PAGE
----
Premier League
West Ham United 3-2 Liverpool 

Saturday, 6th November 2021
by Chris Wilkerson

West Ham reached further heights on this wonderful David Moyes journey this Sunday, beating Liverpool 3-2 at the London Stadium in front of a raucous crowd and with a performance that merited the victory and all the plaudits that have come with it.

With Arsenal winning earlier in the day to move level with his side on points, Moyes sent out an unchanged team under huge pressure to show they were up in the top four and belonged to be. Liverpool came into the game as the only unbeaten side in the league, the team with arguably the world's best player in Mo Salah and the memory of last season where West Ham were humbled and timid when colliding with one of the Premier League's giants.

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This time was different. West Ham have grown, the players more confident and, maybe more importantly, the manager too. Never reckless, never trying to be something they're not to prove a point, but sure of themselves and with a trust that they can damage teams. As Pablo Fornals would say after the game, "whoever wants to be ahead of us has to come here and beat us." Today, Liverpool couldn't, and a message was sent.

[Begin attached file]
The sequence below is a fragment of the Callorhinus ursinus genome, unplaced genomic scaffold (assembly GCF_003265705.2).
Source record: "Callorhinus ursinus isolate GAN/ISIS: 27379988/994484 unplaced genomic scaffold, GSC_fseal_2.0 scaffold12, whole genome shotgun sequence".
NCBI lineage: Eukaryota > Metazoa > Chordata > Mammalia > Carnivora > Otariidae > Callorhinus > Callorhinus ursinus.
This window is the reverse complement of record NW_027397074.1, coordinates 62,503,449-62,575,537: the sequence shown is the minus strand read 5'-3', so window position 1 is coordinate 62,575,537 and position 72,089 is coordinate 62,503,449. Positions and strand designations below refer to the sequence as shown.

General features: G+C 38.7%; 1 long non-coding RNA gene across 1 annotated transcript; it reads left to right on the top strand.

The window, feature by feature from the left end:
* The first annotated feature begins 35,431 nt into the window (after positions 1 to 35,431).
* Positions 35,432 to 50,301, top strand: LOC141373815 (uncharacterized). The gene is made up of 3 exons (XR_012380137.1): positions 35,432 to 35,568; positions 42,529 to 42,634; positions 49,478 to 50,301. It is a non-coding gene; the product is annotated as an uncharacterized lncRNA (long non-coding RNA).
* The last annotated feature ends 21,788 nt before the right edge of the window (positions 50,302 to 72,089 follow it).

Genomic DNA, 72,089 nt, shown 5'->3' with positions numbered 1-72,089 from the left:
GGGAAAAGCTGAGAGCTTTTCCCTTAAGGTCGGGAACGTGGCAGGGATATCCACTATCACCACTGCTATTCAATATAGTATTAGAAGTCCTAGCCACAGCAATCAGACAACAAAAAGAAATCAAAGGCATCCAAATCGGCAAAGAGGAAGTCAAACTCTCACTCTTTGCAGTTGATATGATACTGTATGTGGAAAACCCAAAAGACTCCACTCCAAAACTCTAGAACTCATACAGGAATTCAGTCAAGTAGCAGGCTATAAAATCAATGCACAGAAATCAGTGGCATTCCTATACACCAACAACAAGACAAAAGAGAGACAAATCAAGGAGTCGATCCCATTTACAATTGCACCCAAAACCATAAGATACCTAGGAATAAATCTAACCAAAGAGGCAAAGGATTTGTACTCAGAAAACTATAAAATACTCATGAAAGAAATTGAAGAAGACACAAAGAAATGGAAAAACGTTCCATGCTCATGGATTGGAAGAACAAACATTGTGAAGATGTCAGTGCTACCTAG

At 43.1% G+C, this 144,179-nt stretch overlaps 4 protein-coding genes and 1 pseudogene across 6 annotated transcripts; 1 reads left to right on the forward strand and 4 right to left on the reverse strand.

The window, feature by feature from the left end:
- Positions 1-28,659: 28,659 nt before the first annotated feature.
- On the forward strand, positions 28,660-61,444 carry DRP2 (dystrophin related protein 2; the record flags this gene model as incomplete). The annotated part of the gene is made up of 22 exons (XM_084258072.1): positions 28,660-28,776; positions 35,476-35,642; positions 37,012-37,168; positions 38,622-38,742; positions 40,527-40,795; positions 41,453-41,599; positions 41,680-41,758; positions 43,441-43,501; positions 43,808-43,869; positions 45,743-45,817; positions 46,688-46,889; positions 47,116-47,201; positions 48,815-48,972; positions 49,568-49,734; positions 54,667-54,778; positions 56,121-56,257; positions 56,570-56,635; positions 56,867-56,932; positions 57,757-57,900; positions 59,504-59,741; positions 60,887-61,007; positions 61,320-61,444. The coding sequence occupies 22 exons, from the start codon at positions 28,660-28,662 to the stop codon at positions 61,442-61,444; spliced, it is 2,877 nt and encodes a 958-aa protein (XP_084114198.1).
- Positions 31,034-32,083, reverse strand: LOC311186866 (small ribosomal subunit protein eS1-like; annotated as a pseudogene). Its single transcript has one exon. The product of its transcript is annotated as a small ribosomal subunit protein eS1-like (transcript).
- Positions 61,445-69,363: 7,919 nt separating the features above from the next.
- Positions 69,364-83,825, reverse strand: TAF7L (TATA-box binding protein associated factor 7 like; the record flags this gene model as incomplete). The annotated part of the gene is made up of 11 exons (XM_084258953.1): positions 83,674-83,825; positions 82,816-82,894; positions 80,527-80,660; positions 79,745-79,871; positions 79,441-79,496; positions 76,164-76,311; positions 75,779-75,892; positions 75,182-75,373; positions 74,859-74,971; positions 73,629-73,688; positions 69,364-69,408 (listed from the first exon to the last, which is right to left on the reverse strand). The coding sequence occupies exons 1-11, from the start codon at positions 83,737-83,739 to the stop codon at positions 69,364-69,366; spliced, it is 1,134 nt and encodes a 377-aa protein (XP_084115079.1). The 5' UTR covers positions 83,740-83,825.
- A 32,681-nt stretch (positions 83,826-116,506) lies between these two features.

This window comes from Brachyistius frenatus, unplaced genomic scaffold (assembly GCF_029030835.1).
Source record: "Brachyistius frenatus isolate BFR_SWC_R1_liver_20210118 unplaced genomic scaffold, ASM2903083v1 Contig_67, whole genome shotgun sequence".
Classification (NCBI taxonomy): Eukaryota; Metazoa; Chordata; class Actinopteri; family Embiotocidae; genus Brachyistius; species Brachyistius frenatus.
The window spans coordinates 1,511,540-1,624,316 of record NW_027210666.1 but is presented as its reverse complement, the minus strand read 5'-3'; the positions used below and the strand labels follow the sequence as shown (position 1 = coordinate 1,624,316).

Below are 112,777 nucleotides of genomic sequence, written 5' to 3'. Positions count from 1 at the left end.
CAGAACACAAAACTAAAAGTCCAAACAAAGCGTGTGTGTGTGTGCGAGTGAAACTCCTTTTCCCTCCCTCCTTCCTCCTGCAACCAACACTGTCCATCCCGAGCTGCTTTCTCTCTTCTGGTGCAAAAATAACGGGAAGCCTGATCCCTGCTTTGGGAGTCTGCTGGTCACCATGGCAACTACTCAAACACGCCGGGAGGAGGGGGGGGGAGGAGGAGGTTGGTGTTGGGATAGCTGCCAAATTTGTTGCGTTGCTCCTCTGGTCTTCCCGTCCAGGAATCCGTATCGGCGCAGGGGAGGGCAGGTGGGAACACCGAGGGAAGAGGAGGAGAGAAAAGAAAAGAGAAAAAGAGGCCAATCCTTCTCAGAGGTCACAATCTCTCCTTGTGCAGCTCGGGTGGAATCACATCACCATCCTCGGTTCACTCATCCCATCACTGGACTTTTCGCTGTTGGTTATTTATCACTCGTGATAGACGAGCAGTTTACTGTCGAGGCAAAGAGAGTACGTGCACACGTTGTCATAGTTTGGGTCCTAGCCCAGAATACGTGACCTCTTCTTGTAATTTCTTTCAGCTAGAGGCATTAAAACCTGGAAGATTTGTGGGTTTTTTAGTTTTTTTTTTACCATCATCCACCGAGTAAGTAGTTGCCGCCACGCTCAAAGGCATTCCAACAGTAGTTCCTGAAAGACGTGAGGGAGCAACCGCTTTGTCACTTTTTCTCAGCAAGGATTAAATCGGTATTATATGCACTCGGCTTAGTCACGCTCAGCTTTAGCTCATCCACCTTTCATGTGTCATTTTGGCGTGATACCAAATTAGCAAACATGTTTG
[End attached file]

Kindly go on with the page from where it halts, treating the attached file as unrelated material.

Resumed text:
It was a frantic game, one where West Ham's defence was constantly tested. It is undoubtedly a strength of this side, and there are likely no other teams with European ambitions who are so comfortable defending their own box and playing on the break. It is uncomfortable to watch as a fan, even when the side have earned that confidence in many games before, but there will also be few teams who can allow Liverpool to dominate and yet stop them creating much at all.

The start was perfect. Set pieces are back at for the Hammers after a slow start to the season, but it was not even a particularly brilliant one that forced the opening goal.

With four minutes on the clock, Fornals curled one in from the left hand side and the ball bent towards goal. With Antonio behind him and Ogbonna jumping in front of him, the ball spinning at Alisson was far too much for the Brazilian goalkeeper, rightly vaunted as one of the best in the world. The delivery sailed over the head of a jumping Ogbonna, but the Italian did enough - and did it fairly too - to distract and discomfort the Alisson, whose hands flew up and could only divert the ball into the back of his own net.